Google (GOOG) on Monday night apologized to customers for the way it had planned to shut down its video purchase and rental service. The company offered customers full credit card refunds for any videos they had purchased through the service, and said the purchased videos will continue to be accessible for six months.
The announcement signals a change from Google’s initial plan for the video service shutdown. Google had initially planned to shut down the service and cut off access to the videos last week. The company had also planned to offer refunds through its Google Checkout service, an online payment system that rivals eBay’s (EBAY) PayPal and Amazon.com’s (AMZN) new payment system.
Critics saw the refund tactic as self-serving, and let Google know. From a post on the Official Google Blog that explains the company’s change of heart:
We planned to give these users a full refund or more. And because we weren’t sure if we had all the correct addresses, latest credit card information, and other billing challenges, we thought offering the refund in the form of Google Checkout credits would entail fewer steps and offer a better user experience. We should have anticipated that some users would see a Checkout credit as nothing more than an extra step of a different (and annoyingly self-serving) kind. Our bad. Here’s how we’re hoping to fix things:
* We’re giving a full refund — as a credit card refund — to everyone who ever bought a video. We’ll need you to make sure we have your most recent credit card information, but once we know where to send the money, you’ll get it.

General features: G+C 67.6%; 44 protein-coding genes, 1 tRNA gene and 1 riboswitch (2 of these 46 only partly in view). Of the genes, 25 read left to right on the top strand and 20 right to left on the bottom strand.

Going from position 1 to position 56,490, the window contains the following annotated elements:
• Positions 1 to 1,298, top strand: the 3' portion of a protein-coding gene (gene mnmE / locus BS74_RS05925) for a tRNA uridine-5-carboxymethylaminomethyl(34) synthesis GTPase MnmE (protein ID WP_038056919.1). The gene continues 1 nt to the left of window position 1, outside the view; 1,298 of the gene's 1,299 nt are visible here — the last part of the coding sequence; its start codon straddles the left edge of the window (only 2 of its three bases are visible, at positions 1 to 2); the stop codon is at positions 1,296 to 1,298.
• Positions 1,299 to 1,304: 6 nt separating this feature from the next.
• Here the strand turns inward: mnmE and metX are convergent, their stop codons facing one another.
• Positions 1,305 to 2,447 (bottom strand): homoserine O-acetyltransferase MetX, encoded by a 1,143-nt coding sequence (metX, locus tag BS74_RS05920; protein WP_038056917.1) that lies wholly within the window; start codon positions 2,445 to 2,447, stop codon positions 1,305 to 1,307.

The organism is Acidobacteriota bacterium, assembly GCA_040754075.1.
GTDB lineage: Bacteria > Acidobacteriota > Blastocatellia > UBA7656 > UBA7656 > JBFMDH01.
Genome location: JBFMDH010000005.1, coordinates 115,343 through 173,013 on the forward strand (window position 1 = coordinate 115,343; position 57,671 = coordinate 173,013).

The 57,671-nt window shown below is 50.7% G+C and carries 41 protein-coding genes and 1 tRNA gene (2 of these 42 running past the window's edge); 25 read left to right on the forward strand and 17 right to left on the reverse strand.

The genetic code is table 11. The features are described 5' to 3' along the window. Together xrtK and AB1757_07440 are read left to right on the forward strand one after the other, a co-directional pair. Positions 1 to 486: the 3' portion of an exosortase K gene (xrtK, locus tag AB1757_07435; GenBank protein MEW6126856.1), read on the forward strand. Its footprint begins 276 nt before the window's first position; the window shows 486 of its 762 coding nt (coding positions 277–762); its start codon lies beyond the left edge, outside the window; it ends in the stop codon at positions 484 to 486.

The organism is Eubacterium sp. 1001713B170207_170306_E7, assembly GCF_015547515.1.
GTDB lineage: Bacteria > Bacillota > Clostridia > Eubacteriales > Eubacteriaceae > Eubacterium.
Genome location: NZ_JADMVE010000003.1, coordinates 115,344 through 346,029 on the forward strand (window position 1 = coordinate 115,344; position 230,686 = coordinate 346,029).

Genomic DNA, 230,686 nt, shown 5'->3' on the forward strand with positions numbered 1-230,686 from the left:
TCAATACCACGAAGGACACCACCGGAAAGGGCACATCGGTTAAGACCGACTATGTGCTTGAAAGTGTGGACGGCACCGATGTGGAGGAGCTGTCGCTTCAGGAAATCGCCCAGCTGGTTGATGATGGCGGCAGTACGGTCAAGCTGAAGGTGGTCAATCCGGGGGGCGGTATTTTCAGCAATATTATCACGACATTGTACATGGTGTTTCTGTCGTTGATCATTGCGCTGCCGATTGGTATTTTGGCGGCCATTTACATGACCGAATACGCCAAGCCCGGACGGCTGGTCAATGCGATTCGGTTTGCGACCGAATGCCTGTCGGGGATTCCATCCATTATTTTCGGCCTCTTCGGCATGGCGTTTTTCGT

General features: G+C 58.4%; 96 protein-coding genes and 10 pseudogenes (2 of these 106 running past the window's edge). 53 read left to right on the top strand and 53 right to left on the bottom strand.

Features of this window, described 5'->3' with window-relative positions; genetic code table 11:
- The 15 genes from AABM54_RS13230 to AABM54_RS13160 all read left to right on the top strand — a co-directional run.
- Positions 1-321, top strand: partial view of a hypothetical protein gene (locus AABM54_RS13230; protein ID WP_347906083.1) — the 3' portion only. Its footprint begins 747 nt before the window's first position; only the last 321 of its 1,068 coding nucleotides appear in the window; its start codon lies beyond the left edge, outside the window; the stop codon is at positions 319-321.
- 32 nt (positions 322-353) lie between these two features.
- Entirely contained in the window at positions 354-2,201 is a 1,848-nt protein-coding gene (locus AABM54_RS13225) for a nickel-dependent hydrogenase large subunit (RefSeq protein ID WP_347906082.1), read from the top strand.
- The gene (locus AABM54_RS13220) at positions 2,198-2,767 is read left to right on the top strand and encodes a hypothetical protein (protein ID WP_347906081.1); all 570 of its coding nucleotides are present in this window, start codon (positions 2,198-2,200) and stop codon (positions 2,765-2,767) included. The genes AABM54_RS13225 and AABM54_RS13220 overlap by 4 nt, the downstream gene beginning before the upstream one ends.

* You can still keep the Google Checkout credit that you’ve received already. Think of it as an additional ‘we’re sorry we goofed’ credit.
* We’re going to continue to support playing your videos for another six months. We won’t be offering the ability to buy additional videos, but what you’ve already downloaded will remain playable on your computer.
We take pride in moving quickly, and we think this philosophy helps to create lots of new and innovative products. But it also leads to errors that — upon reflection and your feedback — we need to rectify. This was one of them. We make mistakes; we do our best not to repeat them — and we really do try to fix the ones we make. That said, the very least that our users should expect from us is that our mistakes be new and innovative, too. ;)
It had frankly surprised me that Google thought its initial plan would fly with consumers. To me, it suggested that a company that’s brilliant with search algorithms isn’t so bright when it comes to old-school business concepts like customer service. This apology and policy change are probably the right moves – but we’ll have to wait and see whether Google has truly learned its lesson when it comes to user expectations.